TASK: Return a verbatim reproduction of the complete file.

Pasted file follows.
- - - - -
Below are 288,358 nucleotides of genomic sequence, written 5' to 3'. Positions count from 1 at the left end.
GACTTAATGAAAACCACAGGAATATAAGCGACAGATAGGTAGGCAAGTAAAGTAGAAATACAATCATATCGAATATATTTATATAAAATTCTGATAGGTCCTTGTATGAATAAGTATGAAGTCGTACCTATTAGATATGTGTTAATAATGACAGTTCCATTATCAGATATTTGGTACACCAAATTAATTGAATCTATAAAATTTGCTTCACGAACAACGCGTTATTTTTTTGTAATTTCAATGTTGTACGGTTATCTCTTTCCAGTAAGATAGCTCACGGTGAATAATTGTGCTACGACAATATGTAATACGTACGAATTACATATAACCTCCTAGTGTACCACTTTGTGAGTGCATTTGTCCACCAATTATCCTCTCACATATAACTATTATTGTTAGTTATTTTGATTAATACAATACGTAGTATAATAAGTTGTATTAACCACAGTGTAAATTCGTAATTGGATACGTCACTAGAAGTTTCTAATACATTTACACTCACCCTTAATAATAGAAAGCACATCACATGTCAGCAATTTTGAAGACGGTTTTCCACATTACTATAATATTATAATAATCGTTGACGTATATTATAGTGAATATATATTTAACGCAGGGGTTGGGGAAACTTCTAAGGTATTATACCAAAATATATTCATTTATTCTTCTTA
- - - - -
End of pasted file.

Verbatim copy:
Below are 288,358 nucleotides of genomic sequence, written 5' to 3'. Positions count from 1 at the left end.
GACTTAATGAAAACCACAGGAATATAAGCGACAGATAGGTAGGCAAGTAAAGTAGAAATACAATCATATCGAATATATTTATATAAAATTCTGATAGGTCCTTGTATGAATAAGTATGAAGTCGTACCTATTAGATATGTGTTAATAATGACAGTTCCATTATCAGATATTTGGTACACCAAATTAATTGAATCTATAAAATTTGCTTCACGAACAACGCGTTATTTTTTTGTAATTTCAATGTTGTACGGTTATCTCTTTCCAGTAAGATAGCTCACGGTGAATAATTGTGCTACGACAATATGTAATACGTACGAATTACATATAACCTCCTAGTGTACCACTTTGTGAGTGCATTTGTCCACCAATTATCCTCTCACATATAACTATTATTGTTAGTTATTTTGATTAATACAATACGTAGTATAATAAGTTGTATTAACCACAGTGTAAATTCGTAATTGGATACGTCACTAGAAGTTTCTAATACATTTACACTCACCCTTAATAATAGAAAGCACATCACATGTCAGCAATTTTGAAGACGGTTTTCCACATTACTATAATATTATAATAATCGTTGACGTATATTATAGTGAATATATATTTAACGCAGGGGTTGGGGAAACTTCTAAGGTATTATACCAAAATATATTCATTTATTCTTCTTA